May 24, 2022

Hawks’ Trae Young laments lack of foul calls, notes officials allowing Heat to be ‘as physical as they are’ – Young Gazzate


It is either a loser’s lament or playing it forward, but, either, way, Trae Young very much went there with his Atlanta Hawks down 0-2 to the Miami Heat in this best-of-seven NBA opening-round series.

When it doubt, officiate it out. And out loud.

So in the wake of watching the Heat close 25 of 29 from the foul line in their 115-105 victory on Tuesday night at FTX Arena, in a game the Hawks went 11 of 14 on free throws, Young went for the uncommon denominator.

“I mean, it’s tough,” the All-Star guard said, with the series now idle until Friday’s 7 p.m. Game 3 at State Farm Arena. “Obviously, we feel like we let one slide. You can’t let it linger too far. I mean, we’ve got another game in a couple days. So, obviously we felt like that one slipped away.”

And then came a comment clearly meant to send a message to Friday’s officiating crew.

“I mean,” he said, “if the refs are going to let them be as physical as they are and not call fouls, I’m mean it’s going to be hard to really do anything, anyway.

“Got to be a little bit better with knowing where we got to be and just be ready to take care of home.”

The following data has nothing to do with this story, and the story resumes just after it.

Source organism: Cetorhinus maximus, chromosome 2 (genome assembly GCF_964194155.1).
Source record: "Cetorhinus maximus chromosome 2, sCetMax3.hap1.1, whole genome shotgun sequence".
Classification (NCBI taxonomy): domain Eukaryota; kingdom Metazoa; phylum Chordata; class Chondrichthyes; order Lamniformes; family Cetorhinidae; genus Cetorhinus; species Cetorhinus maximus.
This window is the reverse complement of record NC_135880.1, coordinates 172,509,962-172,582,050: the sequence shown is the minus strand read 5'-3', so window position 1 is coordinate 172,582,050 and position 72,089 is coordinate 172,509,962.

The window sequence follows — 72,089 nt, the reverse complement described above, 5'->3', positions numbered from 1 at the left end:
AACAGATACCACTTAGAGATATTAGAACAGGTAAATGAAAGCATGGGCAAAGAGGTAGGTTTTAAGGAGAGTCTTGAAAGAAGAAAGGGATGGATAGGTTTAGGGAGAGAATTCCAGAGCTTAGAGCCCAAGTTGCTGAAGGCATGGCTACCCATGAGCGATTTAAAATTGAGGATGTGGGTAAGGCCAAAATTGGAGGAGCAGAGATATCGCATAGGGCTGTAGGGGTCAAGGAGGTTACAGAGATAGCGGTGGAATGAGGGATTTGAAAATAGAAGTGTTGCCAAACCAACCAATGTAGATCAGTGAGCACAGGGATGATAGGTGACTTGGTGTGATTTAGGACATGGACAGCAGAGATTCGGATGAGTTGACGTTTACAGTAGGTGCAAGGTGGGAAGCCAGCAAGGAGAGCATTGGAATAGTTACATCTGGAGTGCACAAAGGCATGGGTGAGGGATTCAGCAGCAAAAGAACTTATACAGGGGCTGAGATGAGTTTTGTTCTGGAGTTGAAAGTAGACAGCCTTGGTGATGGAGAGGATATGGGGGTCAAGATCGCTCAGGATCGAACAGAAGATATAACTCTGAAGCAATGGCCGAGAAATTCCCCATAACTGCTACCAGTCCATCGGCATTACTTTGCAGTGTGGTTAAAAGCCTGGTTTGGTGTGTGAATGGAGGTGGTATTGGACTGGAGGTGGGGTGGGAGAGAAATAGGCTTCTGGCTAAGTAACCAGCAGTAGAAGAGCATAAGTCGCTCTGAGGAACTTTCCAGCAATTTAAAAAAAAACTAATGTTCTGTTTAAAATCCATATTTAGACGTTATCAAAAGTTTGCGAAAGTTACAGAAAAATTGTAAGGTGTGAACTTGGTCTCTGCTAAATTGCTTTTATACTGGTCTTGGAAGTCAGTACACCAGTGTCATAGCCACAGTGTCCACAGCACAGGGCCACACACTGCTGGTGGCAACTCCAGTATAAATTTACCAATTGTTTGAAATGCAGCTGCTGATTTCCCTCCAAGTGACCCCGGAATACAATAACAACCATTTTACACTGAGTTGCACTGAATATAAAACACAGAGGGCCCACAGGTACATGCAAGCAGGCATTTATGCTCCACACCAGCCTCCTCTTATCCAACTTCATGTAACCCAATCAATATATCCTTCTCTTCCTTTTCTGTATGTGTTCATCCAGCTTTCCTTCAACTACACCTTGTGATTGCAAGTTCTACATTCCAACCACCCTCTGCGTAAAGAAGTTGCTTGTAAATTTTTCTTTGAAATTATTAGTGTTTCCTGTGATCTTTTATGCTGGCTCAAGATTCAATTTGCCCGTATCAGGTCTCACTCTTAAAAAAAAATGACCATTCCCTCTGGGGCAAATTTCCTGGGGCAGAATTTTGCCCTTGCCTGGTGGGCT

Not only did the Heat outscore the Hawks by 14 from the line in Game 2, but Heat forward Jimmy Butler personally went 11 of 24 in his 45-point performance, a career postseason high.

Young, by contrast, closed 3 of 4 from the line.

As a matter of perspective, Young averaged 7.3 free-throw attempts per game this season, with a career 7.4 average. He averaged 8.4 per game in last year’s run by the Hawks to the Eastern Conference finals. Young was 6 of 7 from the line in Atlanta’s 115-91 Game 1 loss on Sunday night, a night he was limited to eight points. He scored 25 Tuesday, both down from his 28.4 regular-season average.

“I mean they were doing pretty much the same things,” he said of the Heat defense remaining in lockstep from Game 1, “being aggressive and being in their gaps, forcing us to make threes, really not letting us get into the basket and into the paint.

“We all have to get to our spots a little bit better.”

Of course, there also was another glaring number, with Young closing Tuesday night with a career-high 10 turnovers, the most ever by a Heat opponent in the playoffs.

“I have to do a better job, obviously, of taking care of the ball and being stronger with the ball,” he said. “Just have to get back and watch the tape.”